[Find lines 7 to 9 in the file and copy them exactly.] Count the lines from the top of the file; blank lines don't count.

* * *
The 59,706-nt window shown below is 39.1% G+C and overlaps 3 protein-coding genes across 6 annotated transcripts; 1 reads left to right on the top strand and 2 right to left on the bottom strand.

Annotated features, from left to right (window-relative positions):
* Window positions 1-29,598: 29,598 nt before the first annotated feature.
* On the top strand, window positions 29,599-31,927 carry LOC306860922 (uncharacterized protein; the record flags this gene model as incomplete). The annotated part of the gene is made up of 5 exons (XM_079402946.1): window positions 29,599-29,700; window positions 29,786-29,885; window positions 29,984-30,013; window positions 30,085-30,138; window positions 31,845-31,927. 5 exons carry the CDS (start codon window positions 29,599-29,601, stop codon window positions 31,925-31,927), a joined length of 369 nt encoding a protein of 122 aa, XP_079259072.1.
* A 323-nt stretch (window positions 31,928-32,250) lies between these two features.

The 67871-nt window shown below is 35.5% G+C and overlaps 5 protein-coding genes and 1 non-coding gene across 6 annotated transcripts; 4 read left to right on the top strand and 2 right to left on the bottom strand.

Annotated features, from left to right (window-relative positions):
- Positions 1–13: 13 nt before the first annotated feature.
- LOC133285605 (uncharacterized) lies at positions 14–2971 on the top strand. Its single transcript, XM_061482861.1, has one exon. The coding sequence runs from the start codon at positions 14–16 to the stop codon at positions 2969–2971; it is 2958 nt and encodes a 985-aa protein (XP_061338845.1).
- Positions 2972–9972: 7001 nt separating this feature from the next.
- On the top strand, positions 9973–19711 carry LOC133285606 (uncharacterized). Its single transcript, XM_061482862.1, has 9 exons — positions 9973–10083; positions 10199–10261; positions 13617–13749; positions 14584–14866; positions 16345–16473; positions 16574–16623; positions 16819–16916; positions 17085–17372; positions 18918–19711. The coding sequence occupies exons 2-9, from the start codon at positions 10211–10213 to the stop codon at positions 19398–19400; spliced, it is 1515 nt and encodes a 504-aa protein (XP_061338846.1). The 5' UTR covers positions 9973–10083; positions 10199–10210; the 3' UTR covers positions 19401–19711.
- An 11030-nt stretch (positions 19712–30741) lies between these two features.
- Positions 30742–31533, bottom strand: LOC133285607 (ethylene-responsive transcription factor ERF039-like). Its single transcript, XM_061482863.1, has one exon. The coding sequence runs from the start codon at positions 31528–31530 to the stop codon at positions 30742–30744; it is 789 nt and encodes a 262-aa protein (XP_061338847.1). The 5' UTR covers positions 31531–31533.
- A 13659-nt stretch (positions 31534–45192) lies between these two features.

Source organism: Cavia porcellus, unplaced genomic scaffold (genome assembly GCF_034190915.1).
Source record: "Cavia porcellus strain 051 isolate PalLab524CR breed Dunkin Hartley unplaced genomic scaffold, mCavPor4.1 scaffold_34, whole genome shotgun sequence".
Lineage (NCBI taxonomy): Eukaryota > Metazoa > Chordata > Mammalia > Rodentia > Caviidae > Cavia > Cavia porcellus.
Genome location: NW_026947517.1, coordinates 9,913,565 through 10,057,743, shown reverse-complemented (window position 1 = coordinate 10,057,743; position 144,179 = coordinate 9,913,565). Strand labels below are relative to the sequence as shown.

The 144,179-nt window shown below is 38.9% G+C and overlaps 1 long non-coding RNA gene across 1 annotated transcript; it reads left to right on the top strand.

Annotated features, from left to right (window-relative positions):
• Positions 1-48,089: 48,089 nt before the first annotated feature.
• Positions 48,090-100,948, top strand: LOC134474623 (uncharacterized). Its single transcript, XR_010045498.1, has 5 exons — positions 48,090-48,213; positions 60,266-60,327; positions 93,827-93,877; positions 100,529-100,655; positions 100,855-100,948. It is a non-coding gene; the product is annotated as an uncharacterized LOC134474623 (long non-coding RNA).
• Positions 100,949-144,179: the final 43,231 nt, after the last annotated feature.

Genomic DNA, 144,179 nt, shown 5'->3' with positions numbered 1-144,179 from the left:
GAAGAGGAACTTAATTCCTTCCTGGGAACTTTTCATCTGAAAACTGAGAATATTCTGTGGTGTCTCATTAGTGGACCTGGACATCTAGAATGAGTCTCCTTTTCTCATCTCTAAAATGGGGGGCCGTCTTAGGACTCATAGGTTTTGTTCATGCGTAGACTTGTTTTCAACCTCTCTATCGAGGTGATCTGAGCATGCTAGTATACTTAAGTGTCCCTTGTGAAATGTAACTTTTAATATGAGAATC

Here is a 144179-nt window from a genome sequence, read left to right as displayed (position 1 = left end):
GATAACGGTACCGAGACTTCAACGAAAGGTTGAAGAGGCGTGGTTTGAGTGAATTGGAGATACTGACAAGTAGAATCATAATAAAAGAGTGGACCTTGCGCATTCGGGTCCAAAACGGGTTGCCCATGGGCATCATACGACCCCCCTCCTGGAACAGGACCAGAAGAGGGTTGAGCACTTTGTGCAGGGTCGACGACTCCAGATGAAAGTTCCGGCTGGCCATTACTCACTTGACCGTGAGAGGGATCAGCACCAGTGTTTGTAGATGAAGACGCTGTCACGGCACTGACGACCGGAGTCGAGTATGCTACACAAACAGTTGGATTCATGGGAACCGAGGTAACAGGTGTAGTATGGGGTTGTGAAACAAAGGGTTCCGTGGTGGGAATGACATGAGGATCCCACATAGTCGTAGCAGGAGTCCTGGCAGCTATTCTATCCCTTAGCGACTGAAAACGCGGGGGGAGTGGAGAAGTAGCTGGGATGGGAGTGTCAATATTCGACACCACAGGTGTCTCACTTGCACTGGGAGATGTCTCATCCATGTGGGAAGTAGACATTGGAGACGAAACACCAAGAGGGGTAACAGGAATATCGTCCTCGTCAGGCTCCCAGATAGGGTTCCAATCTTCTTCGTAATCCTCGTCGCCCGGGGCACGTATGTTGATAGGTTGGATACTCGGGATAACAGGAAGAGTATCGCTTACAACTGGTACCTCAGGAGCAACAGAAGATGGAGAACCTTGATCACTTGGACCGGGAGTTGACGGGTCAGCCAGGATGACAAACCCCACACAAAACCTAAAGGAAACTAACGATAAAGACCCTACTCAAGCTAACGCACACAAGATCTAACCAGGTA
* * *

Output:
Annotated features, from left to right (window-relative positions):
- Positions 1–13: 13 nt before the first annotated feature.
- LOC133285605 (uncharacterized) lies at positions 14–2971 on the top strand. Its single transcript, XM_061482861.1, has one exon. The coding sequence runs from the start codon at positions 14–16 to the stop codon at positions 2969–2971; it is 2958 nt and encodes a 985-aa protein (XP_061338845.1).